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The association between psychosocial status and mortality in older adults: evidence from the English Longitudinal Study of Ageing
  1. C. C. Craigs,
  2. A. O. House,
  3. J. Hewison,
  4. R. M. West
  1. Leeds Institute of Health Sciences, University of Leeds, Leeds, UK

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    To evaluate the effect of psychosocial status on mortality risk among non-institutionalised older adults in England, controlling for selected demographic, health and lifestyle factors.


    Cohort of 11 392 participants born on or before 29 February 1952 who responded to Wave 1 of the English Longitudinal Study of Ageing (ELSA), collected in 2002, and who participated in the Health Survey for England (HSE) survey in years 1998, 1999, or 2001.


    The following three measures of psychosocial health, which were assessed at Wave 1, were included in the analysis: CASP-19, a measure of quality of life in early old age; the 12 item General Health Questionnaire (GHQ-12); and the Center for Epidemiologic Studies Depression Scale (CES-D). The number of negative statements agreed with or positive statements disagreed with were totalled separately for each of the three measures, resulting in scores in the range 0 to 19 for CASP-19, 0 to 12 for GHQ-12, and 0 to 8 for CES-D. Mortality status up to December 2006, as reported by ELSA in the Index file, was obtained from the Office for National Statistics. Logistic regression modelling was performed separately for each of the three measures, controlling for the following variables assessed at Wave 1: age, sex, marital status, highest educational qualification, smoking status, alcohol consumption, and self reported long-standing illness, disability and infirmity. The analysis was then replicated with a latent construct measured by CASP-19, GHQ-12, and CES-D.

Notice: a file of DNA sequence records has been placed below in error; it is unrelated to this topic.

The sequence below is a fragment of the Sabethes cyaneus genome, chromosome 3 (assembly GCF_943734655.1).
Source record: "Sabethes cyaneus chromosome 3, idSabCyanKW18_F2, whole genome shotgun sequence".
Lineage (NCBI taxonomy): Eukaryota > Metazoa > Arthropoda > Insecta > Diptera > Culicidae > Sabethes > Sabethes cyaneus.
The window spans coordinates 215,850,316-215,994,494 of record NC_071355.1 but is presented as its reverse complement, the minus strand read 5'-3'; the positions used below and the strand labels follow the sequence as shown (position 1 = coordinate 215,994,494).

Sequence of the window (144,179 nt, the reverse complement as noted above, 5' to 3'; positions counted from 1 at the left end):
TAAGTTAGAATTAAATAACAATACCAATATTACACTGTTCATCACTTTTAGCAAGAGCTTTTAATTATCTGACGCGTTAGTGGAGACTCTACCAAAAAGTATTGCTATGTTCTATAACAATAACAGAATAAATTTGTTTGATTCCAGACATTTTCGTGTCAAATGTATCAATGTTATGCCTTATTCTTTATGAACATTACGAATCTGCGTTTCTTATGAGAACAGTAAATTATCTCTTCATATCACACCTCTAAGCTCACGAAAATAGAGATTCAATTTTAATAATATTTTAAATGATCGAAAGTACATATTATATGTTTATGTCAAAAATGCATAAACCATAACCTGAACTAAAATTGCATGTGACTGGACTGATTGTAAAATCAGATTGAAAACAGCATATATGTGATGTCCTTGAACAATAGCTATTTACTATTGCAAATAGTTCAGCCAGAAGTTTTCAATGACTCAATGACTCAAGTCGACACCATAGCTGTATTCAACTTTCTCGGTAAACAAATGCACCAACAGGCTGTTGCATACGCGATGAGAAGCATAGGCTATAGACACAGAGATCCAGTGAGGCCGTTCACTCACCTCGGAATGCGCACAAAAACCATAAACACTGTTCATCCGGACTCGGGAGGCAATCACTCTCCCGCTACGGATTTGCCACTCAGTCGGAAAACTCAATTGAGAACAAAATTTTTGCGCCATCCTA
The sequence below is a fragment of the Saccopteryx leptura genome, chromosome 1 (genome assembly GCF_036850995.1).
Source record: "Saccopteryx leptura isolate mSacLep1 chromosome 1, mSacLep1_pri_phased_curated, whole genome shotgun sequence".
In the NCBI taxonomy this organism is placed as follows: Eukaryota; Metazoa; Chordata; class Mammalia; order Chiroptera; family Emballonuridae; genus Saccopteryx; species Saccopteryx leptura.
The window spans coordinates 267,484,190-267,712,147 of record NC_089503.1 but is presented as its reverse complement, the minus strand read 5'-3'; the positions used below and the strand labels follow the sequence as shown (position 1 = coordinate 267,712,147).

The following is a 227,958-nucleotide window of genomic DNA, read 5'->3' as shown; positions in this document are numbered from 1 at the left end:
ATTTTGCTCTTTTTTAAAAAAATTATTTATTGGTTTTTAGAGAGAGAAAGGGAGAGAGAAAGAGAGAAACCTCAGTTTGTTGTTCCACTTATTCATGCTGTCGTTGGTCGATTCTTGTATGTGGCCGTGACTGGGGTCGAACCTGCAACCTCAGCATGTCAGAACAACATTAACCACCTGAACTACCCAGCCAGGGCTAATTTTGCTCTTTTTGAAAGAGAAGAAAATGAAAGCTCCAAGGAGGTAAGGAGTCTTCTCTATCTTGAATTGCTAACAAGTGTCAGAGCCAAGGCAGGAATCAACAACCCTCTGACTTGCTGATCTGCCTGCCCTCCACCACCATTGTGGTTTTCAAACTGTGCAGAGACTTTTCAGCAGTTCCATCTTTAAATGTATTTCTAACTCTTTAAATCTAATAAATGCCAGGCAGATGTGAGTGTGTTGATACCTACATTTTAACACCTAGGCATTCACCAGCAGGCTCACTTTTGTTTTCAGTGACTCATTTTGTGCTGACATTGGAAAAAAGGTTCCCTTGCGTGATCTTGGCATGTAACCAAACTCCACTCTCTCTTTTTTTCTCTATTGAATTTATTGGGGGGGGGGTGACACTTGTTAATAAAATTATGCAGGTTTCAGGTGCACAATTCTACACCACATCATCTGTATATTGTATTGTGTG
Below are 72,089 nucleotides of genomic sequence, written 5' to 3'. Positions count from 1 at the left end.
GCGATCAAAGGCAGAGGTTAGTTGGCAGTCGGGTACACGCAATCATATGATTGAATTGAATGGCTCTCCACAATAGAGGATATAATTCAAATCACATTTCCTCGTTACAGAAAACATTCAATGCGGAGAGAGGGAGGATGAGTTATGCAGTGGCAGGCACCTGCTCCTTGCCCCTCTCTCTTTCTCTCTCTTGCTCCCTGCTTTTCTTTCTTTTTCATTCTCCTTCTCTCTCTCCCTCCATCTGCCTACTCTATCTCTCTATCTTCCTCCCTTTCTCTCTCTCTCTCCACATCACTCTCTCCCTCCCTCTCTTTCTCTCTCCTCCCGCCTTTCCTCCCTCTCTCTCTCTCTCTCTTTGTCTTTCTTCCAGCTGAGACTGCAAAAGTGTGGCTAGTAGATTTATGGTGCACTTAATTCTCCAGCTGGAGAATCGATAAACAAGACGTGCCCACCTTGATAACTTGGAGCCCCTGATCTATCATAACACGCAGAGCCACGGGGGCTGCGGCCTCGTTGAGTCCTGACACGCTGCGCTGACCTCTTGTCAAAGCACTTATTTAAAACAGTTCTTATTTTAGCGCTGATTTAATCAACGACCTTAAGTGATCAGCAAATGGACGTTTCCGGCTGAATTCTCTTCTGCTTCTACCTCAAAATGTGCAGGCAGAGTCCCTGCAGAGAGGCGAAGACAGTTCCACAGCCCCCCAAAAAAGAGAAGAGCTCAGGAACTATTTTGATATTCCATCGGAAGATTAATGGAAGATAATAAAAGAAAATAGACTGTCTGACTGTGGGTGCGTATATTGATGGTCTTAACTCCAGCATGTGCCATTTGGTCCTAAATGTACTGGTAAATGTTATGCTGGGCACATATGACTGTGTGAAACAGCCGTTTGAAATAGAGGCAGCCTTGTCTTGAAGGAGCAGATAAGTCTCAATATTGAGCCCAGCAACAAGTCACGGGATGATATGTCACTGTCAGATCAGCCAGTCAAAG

A total of 703 participants had died up to December 2006. The mean scores for participants who were identified as alive compared with participants who had died, for the three psychosocial measures, were: CASP-19 (3.75 and 6.02 respectively, p<0.001); GHQ-12 (1.24 and 2.12 respectively, p<0.001); and CES-D (1.53 and 2.44 respectively, p<0.001). Logistic regression analyses revealed that, after controlling for demographic, health, and lifestyle factors, CASP-19 (odds ratio (OR) = 1.10, 95% CI 1.07 to 1.13), GHQ-12 (OR 1.09, 95% CI 1.05 to 1.12), and CES-D (OR 1.13, 95% CI 1.09 to 1.18) all remained significant predictors of death by December 2006. Similar results were obtained using the latent construct.


    ELSA offers a unique opportunity to investigate how demographic, health and lifestyle factors influence the ageing process within England. This analysis has established that there is an association between mood and mortality in older adults and suggests that an intervention trial mediating mood is worthwhile.